Your Dollars at Work
Visitor Center Addition: Auditorium/Movie Theater
June 2012 was the grand opening of a new auditorium - multipurpose room added to the visitor center building. Using funds collected at the park, not appropriated by Congress, this change to the park couldn't have occured without entrance fees collected at the park.
Improvements to National Park areas for the 50th anniversary of the system in 1966, called Mission 66, had an effect on Casa Grande Ruins. The park visitor center was completed, at last, and other support buildings were rennovated or constructed. Mission 66 proved to be the last major construction program to affect the park. After 1966, maintenance for the existing facilities became the norm although some minor construction activity did take place. This addition to the park visitor center was a big and unusual project.
Award Winning Park Film
For many years the park showed a cobbled together movie about archeology in the area. Now, after consulting and interviewing descendeats of the ancestral Sonoran Desert people, as well as archeologists and historians, the park film talks about the Great House and its meaning. Ideas about life in the area around 1350 CE to 1450 CE and theories as to why the ancestral people left the site are explored. Actors show viewers how much work went into the extensive canal system and how the ancestral people lived, worked, and created the beautiful pottery and jewelry we associate with the Hohokam culture.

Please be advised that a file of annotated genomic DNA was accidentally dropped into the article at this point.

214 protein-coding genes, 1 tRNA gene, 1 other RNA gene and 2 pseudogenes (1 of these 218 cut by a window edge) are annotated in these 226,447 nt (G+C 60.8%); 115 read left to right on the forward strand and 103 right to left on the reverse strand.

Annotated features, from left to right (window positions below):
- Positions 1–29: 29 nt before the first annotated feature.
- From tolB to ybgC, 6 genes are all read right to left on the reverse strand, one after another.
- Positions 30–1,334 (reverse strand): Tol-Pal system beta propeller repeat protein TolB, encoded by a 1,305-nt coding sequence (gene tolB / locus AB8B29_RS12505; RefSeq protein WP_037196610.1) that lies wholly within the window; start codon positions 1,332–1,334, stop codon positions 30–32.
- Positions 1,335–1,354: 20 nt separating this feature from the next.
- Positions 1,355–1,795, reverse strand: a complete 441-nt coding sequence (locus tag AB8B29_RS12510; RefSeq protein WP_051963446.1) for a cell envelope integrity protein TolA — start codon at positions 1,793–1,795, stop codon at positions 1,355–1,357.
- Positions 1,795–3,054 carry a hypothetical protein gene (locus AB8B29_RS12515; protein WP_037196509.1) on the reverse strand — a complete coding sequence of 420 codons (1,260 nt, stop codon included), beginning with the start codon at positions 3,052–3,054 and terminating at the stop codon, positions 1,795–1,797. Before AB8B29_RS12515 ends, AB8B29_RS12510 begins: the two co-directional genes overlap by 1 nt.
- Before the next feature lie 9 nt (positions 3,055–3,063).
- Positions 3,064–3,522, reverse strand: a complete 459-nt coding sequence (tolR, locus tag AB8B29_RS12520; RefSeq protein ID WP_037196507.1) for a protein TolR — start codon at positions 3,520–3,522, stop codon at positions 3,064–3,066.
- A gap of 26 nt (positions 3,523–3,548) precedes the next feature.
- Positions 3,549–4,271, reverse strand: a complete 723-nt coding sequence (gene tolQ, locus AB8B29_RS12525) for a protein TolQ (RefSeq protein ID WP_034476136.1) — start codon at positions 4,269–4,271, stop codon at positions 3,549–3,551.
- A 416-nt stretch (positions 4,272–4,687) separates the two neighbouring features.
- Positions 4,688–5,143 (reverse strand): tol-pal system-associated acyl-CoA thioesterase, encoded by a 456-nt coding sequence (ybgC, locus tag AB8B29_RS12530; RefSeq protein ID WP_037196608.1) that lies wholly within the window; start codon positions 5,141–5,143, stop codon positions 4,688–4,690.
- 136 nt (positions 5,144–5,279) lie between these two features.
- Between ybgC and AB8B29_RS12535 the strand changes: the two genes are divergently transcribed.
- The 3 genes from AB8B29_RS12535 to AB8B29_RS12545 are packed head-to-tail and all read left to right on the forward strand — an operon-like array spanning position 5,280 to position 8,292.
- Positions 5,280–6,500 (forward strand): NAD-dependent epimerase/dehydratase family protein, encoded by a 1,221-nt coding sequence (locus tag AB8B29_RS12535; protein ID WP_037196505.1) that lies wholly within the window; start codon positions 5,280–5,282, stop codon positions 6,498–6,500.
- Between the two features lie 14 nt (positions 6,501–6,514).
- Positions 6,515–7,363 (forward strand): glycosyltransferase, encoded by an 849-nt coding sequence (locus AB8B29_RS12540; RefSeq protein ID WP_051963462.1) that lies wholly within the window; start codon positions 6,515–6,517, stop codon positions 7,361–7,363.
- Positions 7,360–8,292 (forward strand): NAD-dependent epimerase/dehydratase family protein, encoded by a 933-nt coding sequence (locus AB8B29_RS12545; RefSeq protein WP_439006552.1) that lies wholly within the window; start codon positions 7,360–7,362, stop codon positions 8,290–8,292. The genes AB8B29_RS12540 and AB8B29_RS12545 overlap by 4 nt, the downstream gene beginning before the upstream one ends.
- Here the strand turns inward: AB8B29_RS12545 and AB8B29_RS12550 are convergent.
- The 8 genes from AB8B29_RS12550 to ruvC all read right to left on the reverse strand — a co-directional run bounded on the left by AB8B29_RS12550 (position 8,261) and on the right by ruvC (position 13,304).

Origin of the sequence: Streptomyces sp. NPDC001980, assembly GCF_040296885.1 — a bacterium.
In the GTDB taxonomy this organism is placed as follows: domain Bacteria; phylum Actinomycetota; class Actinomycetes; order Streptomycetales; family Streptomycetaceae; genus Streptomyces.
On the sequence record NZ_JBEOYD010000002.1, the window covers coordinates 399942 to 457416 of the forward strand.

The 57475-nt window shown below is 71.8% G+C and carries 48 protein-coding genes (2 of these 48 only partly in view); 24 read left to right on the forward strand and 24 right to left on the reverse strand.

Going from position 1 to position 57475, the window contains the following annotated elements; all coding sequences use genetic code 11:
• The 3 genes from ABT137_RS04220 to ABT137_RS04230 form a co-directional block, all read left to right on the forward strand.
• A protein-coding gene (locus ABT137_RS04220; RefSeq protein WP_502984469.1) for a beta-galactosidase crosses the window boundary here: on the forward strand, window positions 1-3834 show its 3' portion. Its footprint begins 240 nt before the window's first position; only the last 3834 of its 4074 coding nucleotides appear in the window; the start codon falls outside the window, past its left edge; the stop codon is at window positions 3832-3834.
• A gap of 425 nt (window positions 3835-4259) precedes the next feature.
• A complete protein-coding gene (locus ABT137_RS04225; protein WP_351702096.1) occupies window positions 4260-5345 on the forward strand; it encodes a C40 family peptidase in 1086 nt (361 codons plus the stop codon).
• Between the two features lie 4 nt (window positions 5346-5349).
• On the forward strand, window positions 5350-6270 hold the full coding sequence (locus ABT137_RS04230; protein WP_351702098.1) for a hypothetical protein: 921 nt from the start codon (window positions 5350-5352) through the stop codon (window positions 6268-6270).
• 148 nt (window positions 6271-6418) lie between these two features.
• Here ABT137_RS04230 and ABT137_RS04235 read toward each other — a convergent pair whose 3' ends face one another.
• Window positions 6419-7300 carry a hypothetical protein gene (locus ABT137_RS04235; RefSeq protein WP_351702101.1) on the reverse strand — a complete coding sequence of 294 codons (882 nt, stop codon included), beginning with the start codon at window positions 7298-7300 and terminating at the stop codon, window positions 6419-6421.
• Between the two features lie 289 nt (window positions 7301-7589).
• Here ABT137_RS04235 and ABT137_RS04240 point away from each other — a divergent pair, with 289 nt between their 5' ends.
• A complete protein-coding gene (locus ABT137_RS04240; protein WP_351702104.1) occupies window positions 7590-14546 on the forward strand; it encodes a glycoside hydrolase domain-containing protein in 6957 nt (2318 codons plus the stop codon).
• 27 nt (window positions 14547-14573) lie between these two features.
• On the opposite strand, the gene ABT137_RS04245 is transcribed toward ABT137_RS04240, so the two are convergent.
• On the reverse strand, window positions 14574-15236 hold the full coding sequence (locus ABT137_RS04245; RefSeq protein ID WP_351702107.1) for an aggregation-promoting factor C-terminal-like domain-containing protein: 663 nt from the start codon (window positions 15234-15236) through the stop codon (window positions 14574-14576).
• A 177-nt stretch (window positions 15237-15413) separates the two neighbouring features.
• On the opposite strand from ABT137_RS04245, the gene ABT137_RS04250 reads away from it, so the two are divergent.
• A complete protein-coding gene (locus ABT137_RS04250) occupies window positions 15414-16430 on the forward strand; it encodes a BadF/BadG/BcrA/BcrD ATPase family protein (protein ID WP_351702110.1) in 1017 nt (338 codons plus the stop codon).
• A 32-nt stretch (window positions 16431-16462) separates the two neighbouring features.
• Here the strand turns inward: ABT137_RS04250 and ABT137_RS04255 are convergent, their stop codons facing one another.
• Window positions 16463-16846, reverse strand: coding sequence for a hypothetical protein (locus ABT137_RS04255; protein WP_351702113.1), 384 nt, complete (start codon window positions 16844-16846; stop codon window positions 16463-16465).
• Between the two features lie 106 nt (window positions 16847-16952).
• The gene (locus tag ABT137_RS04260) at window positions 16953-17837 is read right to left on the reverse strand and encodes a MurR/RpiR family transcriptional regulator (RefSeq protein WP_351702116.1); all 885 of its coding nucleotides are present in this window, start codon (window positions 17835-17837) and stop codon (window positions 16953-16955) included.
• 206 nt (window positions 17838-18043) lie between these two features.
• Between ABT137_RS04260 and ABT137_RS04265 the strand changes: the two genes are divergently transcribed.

At the 46th Annual Worldfest Houston International Film Festival (2013) the Casa Grande Ruins National Monument film Casa Grande: House of Many Stories won a Platinum Remi Award (first place) for it's category-- Cultural. WorldFest-Houston is one of the three original international film festivals in North America, after San Francisco and New York. It was founded in 1961 as Cinema Arts, an International Film Society. WorldFest/Cinema Arts became a competitive International Film Festival in 1967.It is the only international film festival in North America to be dedicated completely to independent films, as it does not accept films from the major studios.
Did You Know?
Burrowing owls are unique among birds because they nest underground in existing ground squirrel, coyote, and badger burrows. They are also commonly associated with humans and will frequently nest in burrows along irrigation ditches, canals, and even in people’s yards.